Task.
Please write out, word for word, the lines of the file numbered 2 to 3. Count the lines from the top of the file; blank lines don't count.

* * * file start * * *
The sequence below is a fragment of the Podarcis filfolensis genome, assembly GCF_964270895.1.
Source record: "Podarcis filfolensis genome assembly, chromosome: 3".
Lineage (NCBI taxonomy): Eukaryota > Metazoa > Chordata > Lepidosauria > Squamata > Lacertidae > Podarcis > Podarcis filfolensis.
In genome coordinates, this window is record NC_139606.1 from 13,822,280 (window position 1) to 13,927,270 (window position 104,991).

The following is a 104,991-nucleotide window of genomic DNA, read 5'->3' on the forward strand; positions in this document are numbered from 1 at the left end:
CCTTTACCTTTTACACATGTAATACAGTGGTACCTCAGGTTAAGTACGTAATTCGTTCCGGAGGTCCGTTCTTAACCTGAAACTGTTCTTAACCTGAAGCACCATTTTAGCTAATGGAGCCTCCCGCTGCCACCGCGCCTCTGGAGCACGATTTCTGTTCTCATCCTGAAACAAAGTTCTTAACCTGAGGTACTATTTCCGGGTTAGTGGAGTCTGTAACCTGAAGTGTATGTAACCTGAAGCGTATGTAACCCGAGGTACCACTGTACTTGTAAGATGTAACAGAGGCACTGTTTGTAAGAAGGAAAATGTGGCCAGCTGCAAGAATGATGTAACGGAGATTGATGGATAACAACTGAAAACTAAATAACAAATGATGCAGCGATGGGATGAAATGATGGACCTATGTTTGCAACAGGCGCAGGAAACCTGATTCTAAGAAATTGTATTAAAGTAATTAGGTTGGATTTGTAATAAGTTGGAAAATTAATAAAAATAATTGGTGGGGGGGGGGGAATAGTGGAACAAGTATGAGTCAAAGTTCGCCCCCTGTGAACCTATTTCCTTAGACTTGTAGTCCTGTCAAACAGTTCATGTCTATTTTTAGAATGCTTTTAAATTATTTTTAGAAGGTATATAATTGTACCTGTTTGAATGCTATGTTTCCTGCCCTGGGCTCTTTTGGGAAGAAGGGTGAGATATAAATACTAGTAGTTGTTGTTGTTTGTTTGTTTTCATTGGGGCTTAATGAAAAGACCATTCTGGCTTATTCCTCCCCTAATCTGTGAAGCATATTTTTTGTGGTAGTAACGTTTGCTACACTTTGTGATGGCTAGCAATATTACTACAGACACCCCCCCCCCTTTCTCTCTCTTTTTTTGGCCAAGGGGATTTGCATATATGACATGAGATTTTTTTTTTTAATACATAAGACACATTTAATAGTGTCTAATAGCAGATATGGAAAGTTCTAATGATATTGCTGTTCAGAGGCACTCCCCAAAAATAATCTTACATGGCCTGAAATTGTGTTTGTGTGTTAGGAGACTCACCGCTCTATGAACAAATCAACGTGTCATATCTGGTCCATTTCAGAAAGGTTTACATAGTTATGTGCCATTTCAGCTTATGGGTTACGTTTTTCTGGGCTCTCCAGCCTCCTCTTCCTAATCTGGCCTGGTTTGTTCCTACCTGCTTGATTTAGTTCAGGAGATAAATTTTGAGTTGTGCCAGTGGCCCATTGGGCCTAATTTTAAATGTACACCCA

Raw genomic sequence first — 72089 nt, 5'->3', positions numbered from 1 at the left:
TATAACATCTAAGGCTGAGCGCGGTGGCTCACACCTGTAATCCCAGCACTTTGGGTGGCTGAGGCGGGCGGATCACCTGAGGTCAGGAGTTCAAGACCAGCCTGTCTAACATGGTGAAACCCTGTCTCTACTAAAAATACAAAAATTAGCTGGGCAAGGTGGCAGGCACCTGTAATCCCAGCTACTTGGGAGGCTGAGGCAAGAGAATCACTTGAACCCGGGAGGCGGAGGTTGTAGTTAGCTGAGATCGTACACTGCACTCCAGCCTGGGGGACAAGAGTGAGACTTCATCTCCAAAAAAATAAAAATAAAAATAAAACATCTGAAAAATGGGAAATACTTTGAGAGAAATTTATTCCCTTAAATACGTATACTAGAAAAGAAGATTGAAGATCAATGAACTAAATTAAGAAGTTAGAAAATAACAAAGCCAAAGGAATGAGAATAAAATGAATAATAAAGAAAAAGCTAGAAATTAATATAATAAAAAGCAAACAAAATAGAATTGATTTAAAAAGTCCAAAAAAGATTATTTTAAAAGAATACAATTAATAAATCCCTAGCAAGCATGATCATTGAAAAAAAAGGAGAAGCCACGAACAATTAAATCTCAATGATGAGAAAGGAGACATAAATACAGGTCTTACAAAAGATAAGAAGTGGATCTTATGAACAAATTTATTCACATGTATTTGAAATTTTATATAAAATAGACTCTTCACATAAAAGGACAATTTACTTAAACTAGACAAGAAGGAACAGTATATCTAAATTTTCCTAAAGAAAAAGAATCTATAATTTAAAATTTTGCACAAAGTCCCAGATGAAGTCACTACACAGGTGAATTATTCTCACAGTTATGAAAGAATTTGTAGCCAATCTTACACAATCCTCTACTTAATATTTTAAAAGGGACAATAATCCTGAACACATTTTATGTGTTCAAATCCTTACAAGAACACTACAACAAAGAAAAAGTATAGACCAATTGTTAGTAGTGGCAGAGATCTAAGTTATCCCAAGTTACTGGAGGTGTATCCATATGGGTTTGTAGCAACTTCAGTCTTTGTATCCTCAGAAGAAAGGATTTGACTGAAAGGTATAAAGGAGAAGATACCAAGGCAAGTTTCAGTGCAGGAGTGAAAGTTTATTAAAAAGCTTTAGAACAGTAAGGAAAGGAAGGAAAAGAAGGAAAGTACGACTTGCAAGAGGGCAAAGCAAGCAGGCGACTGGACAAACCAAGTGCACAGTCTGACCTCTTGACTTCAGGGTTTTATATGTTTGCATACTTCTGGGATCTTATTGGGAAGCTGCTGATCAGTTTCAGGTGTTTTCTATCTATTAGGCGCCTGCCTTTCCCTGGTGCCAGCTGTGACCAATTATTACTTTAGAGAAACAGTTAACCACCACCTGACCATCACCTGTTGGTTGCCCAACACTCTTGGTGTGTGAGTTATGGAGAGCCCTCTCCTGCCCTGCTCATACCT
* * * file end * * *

Source record: "Podarcis filfolensis genome assembly, chromosome: 3".
Lineage (NCBI taxonomy): Eukaryota > Metazoa > Chordata > Lepidosauria > Squamata > Lacertidae > Podarcis > Podarcis filfolensis.